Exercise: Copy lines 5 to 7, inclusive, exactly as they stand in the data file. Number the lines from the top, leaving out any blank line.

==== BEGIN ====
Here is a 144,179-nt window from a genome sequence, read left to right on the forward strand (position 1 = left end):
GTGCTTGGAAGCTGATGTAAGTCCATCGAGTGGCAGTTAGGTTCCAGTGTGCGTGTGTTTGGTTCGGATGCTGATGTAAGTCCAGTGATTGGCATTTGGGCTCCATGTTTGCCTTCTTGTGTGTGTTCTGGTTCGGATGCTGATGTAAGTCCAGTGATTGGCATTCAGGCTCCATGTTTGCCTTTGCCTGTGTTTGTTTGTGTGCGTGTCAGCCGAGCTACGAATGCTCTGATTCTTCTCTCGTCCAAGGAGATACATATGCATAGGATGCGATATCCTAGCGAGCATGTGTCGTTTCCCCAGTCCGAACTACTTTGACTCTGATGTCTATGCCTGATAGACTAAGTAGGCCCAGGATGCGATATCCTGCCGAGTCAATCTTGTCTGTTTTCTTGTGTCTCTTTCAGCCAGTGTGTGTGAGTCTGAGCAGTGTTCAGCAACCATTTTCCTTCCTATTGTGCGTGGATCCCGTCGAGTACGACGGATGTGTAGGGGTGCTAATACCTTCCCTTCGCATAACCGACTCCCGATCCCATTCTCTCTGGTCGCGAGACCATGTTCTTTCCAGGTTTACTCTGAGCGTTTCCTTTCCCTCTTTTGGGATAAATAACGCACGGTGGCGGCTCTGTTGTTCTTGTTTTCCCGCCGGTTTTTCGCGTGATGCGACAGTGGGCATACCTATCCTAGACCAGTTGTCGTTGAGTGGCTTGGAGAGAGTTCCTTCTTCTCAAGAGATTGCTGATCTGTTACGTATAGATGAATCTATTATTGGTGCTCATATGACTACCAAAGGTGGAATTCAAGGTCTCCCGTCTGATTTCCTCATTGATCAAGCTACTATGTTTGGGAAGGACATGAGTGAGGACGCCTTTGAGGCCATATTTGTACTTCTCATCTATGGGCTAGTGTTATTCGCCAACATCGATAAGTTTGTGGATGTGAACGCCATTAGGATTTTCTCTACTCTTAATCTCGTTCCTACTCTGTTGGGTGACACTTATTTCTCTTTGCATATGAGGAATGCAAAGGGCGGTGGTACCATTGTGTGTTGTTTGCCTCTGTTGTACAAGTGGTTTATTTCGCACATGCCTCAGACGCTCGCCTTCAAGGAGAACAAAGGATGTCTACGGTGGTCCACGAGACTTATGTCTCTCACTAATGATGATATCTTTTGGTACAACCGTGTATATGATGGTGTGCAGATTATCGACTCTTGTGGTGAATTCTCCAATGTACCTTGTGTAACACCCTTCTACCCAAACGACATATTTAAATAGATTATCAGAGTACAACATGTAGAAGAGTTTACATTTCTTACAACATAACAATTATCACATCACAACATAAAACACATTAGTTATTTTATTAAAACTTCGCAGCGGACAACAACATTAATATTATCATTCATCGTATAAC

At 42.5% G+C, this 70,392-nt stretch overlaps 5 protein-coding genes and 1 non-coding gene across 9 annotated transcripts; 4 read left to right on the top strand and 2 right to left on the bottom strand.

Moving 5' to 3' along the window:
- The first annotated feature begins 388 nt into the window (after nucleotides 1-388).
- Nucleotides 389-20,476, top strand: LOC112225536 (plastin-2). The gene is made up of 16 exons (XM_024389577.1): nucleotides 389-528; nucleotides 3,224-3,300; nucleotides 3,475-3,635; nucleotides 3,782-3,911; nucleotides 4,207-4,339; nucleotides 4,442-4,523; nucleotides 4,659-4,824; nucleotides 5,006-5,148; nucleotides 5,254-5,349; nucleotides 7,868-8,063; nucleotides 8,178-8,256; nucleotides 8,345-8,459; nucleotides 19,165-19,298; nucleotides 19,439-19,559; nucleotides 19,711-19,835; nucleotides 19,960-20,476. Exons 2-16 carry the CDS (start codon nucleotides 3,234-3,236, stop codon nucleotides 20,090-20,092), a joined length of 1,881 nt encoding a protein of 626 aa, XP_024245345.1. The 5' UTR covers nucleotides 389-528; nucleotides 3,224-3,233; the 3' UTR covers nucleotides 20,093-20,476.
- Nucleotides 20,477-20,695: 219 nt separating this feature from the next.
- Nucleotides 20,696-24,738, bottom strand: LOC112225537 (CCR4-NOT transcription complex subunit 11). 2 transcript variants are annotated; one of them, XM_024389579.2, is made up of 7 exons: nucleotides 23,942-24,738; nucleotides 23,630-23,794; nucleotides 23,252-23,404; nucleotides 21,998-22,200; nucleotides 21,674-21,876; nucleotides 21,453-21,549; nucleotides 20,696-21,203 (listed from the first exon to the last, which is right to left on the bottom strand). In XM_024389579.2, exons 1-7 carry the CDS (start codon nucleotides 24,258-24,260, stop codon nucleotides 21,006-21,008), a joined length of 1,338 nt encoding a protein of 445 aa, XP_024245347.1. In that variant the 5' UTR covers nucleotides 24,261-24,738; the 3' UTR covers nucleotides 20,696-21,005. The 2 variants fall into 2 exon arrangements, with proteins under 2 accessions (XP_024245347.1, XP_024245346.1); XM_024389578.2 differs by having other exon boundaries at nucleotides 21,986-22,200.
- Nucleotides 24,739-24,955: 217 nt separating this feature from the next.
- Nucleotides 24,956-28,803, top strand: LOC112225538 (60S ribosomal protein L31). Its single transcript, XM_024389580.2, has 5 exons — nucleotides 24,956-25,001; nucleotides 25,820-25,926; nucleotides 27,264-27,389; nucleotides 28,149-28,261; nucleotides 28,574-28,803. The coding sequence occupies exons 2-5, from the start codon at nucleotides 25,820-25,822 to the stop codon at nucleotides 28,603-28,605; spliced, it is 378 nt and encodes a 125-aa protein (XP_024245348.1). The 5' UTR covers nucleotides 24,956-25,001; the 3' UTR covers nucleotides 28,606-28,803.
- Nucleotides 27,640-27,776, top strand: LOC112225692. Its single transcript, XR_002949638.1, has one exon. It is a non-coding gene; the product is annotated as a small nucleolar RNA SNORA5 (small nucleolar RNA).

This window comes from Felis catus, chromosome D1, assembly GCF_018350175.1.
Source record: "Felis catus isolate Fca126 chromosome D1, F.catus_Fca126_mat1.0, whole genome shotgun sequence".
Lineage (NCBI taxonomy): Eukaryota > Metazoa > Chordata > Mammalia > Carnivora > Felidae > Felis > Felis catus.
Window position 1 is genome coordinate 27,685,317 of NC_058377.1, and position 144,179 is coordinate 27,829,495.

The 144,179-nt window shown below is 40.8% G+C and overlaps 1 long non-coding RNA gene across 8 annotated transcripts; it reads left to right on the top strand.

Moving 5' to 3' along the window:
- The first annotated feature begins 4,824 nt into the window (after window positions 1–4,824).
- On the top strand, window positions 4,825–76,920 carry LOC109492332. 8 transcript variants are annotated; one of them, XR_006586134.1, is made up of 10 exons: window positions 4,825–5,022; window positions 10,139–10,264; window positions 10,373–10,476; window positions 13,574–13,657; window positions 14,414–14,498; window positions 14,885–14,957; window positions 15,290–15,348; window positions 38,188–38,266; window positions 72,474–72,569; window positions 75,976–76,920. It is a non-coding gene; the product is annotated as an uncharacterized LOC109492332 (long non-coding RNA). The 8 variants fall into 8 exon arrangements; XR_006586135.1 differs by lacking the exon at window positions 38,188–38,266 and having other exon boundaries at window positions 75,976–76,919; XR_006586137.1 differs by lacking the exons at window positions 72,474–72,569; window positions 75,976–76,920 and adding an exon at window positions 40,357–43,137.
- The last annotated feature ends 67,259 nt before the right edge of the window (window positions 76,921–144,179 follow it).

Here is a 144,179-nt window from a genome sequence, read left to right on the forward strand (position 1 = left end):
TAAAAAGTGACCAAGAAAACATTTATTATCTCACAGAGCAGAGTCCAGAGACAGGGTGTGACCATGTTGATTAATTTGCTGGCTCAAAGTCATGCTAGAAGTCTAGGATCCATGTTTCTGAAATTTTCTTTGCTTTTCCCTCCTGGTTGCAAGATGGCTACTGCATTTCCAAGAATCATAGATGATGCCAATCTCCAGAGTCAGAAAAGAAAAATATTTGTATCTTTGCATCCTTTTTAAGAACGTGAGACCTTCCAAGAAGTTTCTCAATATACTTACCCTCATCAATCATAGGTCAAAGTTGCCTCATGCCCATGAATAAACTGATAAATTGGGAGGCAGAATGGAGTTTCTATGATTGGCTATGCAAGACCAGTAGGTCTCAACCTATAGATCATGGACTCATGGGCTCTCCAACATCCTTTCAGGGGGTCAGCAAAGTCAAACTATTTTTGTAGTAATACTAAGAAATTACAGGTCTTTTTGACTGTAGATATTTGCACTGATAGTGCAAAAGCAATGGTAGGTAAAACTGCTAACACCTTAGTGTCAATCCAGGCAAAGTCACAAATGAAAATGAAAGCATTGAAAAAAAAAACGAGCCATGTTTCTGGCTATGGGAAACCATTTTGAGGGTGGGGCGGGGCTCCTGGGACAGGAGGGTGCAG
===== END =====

- The first annotated feature begins 388 nt into the window (after nucleotides 1-388).
- Nucleotides 389-20,476, top strand: LOC112225536 (plastin-2). The gene is made up of 16 exons (XM_024389577.1): nucleotides 389-528; nucleotides 3,224-3,300; nucleotides 3,475-3,635; nucleotides 3,782-3,911; nucleotides 4,207-4,339; nucleotides 4,442-4,523; nucleotides 4,659-4,824; nucleotides 5,006-5,148; nucleotides 5,254-5,349; nucleotides 7,868-8,063; nucleotides 8,178-8,256; nucleotides 8,345-8,459; nucleotides 19,165-19,298; nucleotides 19,439-19,559; nucleotides 19,711-19,835; nucleotides 19,960-20,476. Exons 2-16 carry the CDS (start codon nucleotides 3,234-3,236, stop codon nucleotides 20,090-20,092), a joined length of 1,881 nt encoding a protein of 626 aa, XP_024245345.1. The 5' UTR covers nucleotides 389-528; nucleotides 3,224-3,233; the 3' UTR covers nucleotides 20,093-20,476.
- Nucleotides 20,477-20,695: 219 nt separating this feature from the next.